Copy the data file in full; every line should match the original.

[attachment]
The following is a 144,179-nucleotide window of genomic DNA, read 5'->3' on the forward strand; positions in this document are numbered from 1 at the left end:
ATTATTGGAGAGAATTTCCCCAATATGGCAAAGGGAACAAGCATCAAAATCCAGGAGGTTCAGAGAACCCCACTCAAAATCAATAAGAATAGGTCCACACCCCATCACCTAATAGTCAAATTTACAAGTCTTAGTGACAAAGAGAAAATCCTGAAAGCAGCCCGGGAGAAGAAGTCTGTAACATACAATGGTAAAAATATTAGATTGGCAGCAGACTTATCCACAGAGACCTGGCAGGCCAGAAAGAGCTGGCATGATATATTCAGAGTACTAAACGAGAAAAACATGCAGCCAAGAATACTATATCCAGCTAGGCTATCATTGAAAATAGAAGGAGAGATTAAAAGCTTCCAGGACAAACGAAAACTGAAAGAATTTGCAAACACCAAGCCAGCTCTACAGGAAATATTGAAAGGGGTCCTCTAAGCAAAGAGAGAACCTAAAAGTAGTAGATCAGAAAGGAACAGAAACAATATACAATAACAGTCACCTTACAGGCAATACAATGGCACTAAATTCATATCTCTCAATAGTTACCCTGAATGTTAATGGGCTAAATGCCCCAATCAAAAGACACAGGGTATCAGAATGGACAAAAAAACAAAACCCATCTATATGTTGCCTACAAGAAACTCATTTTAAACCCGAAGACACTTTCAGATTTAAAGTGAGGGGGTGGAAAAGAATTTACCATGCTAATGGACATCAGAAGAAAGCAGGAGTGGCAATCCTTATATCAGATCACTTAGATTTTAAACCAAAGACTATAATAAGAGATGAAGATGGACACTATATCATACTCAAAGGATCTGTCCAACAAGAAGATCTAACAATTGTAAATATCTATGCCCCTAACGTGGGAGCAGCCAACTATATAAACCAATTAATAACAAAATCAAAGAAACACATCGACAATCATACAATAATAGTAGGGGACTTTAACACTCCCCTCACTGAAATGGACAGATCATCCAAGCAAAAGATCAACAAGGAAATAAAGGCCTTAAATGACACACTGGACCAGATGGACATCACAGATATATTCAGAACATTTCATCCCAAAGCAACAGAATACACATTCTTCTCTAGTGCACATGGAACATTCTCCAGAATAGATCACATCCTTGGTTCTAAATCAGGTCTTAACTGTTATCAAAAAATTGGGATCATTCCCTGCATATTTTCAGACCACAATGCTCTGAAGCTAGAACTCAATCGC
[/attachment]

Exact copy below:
The following is a 144,179-nucleotide window of genomic DNA, read 5'->3' on the forward strand; positions in this document are numbered from 1 at the left end:
ATTATTGGAGAGAATTTCCCCAATATGGCAAAGGGAACAAGCATCAAAATCCAGGAGGTTCAGAGAACCCCACTCAAAATCAATAAGAATAGGTCCACACCCCATCACCTAATAGTCAAATTTACAAGTCTTAGTGACAAAGAGAAAATCCTGAAAGCAGCCCGGGAGAAGAAGTCTGTAACATACAATGGTAAAAATATTAGATTGGCAGCAGACTTATCCACAGAGACCTGGCAGGCCAGAAAGAGCTGGCATGATATATTCAGAGTACTAAACGAGAAAAACATGCAGCCAAGAATACTATATCCAGCTAGGCTATCATTGAAAATAGAAGGAGAGATTAAAAGCTTCCAGGACAAACGAAAACTGAAAGAATTTGCAAACACCAAGCCAGCTCTACAGGAAATATTGAAAGGGGTCCTCTAAGCAAAGAGAGAACCTAAAAGTAGTAGATCAGAAAGGAACAGAAACAATATACAATAACAGTCACCTTACAGGCAATACAATGGCACTAAATTCATATCTCTCAATAGTTACCCTGAATGTTAATGGGCTAAATGCCCCAATCAAAAGACACAGGGTATCAGAATGGACAAAAAAACAAAACCCATCTATATGTTGCCTACAAGAAACTCATTTTAAACCCGAAGACACTTTCAGATTTAAAGTGAGGGGGTGGAAAAGAATTTACCATGCTAATGGACATCAGAAGAAAGCAGGAGTGGCAATCCTTATATCAGATCACTTAGATTTTAAACCAAAGACTATAATAAGAGATGAAGATGGACACTATATCATACTCAAAGGATCTGTCCAACAAGAAGATCTAACAATTGTAAATATCTATGCCCCTAACGTGGGAGCAGCCAACTATATAAACCAATTAATAACAAAATCAAAGAAACACATCGACAATCATACAATAATAGTAGGGGACTTTAACACTCCCCTCACTGAAATGGACAGATCATCCAAGCAAAAGATCAACAAGGAAATAAAGGCCTTAAATGACACACTGGACCAGATGGACATCACAGATATATTCAGAACATTTCATCCCAAAGCAACAGAATACACATTCTTCTCTAGTGCACATGGAACATTCTCCAGAATAGATCACATCCTTGGTTCTAAATCAGGTCTTAACTGTTATCAAAAAATTGGGATCATTCCCTGCATATTTTCAGACCACAATGCTCTGAAGCTAGAACTCAATCGC